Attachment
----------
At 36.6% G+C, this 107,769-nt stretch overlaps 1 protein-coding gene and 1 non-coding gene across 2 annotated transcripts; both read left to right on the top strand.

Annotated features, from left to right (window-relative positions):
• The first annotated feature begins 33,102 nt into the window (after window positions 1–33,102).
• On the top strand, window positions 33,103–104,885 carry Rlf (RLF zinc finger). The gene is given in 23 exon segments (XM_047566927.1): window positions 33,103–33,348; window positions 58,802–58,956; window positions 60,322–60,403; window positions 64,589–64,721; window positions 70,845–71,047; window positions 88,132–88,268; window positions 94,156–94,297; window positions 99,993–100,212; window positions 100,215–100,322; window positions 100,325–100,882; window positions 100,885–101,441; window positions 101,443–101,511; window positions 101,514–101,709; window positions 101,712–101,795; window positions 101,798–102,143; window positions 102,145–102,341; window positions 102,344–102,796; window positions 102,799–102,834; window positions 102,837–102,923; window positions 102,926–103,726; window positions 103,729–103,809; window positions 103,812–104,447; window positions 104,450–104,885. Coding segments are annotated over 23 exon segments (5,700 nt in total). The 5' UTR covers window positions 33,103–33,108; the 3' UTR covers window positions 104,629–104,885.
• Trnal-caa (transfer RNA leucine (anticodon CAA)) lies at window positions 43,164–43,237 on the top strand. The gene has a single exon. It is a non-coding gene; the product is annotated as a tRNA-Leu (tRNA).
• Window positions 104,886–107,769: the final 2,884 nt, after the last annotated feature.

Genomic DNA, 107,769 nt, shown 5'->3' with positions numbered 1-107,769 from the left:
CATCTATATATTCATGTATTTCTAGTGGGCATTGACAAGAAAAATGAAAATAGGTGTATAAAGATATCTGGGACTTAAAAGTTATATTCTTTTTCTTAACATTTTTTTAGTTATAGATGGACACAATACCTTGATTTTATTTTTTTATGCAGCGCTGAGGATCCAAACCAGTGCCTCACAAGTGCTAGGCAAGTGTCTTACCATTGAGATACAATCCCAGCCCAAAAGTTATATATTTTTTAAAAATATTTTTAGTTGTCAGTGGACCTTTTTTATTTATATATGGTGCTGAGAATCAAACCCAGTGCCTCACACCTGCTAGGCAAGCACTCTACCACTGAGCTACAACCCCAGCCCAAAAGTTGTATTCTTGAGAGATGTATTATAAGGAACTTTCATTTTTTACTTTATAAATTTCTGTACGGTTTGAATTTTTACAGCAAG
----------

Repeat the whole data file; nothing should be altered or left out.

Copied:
At 36.6% G+C, this 107,769-nt stretch overlaps 1 protein-coding gene and 1 non-coding gene across 2 annotated transcripts; both read left to right on the top strand.

Annotated features, from left to right (window-relative positions):
• The first annotated feature begins 33,102 nt into the window (after window positions 1–33,102).
• On the top strand, window positions 33,103–104,885 carry Rlf (RLF zinc finger). The gene is given in 23 exon segments (XM_047566927.1): window positions 33,103–33,348; window positions 58,802–58,956; window positions 60,322–60,403; window positions 64,589–64,721; window positions 70,845–71,047; window positions 88,132–88,268; window positions 94,156–94,297; window positions 99,993–100,212; window positions 100,215–100,322; window positions 100,325–100,882; window positions 100,885–101,441; window positions 101,443–101,511; window positions 101,514–101,709; window positions 101,712–101,795; window positions 101,798–102,143; window positions 102,145–102,341; window positions 102,344–102,796; window positions 102,799–102,834; window positions 102,837–102,923; window positions 102,926–103,726; window positions 103,729–103,809; window positions 103,812–104,447; window positions 104,450–104,885. Coding segments are annotated over 23 exon segments (5,700 nt in total). The 5' UTR covers window positions 33,103–33,108; the 3' UTR covers window positions 104,629–104,885.
• Trnal-caa (transfer RNA leucine (anticodon CAA)) lies at window positions 43,164–43,237 on the top strand. The gene has a single exon. It is a non-coding gene; the product is annotated as a tRNA-Leu (tRNA).
• Window positions 104,886–107,769: the final 2,884 nt, after the last annotated feature.

Genomic DNA, 107,769 nt, shown 5'->3' with positions numbered 1-107,769 from the left:
CATCTATATATTCATGTATTTCTAGTGGGCATTGACAAGAAAAATGAAAATAGGTGTATAAAGATATCTGGGACTTAAAAGTTATATTCTTTTTCTTAACATTTTTTTAGTTATAGATGGACACAATACCTTGATTTTATTTTTTTATGCAGCGCTGAGGATCCAAACCAGTGCCTCACAAGTGCTAGGCAAGTGTCTTACCATTGAGATACAATCCCAGCCCAAAAGTTATATATTTTTTAAAAATATTTTTAGTTGTCAGTGGACCTTTTTTATTTATATATGGTGCTGAGAATCAAACCCAGTGCCTCACACCTGCTAGGCAAGCACTCTACCACTGAGCTACAACCCCAGCCCAAAAGTTGTATTCTTGAGAGATGTATTATAAGGAACTTTCATTTTTTACTTTATAAATTTCTGTACGGTTTGAATTTTTACAGCAAG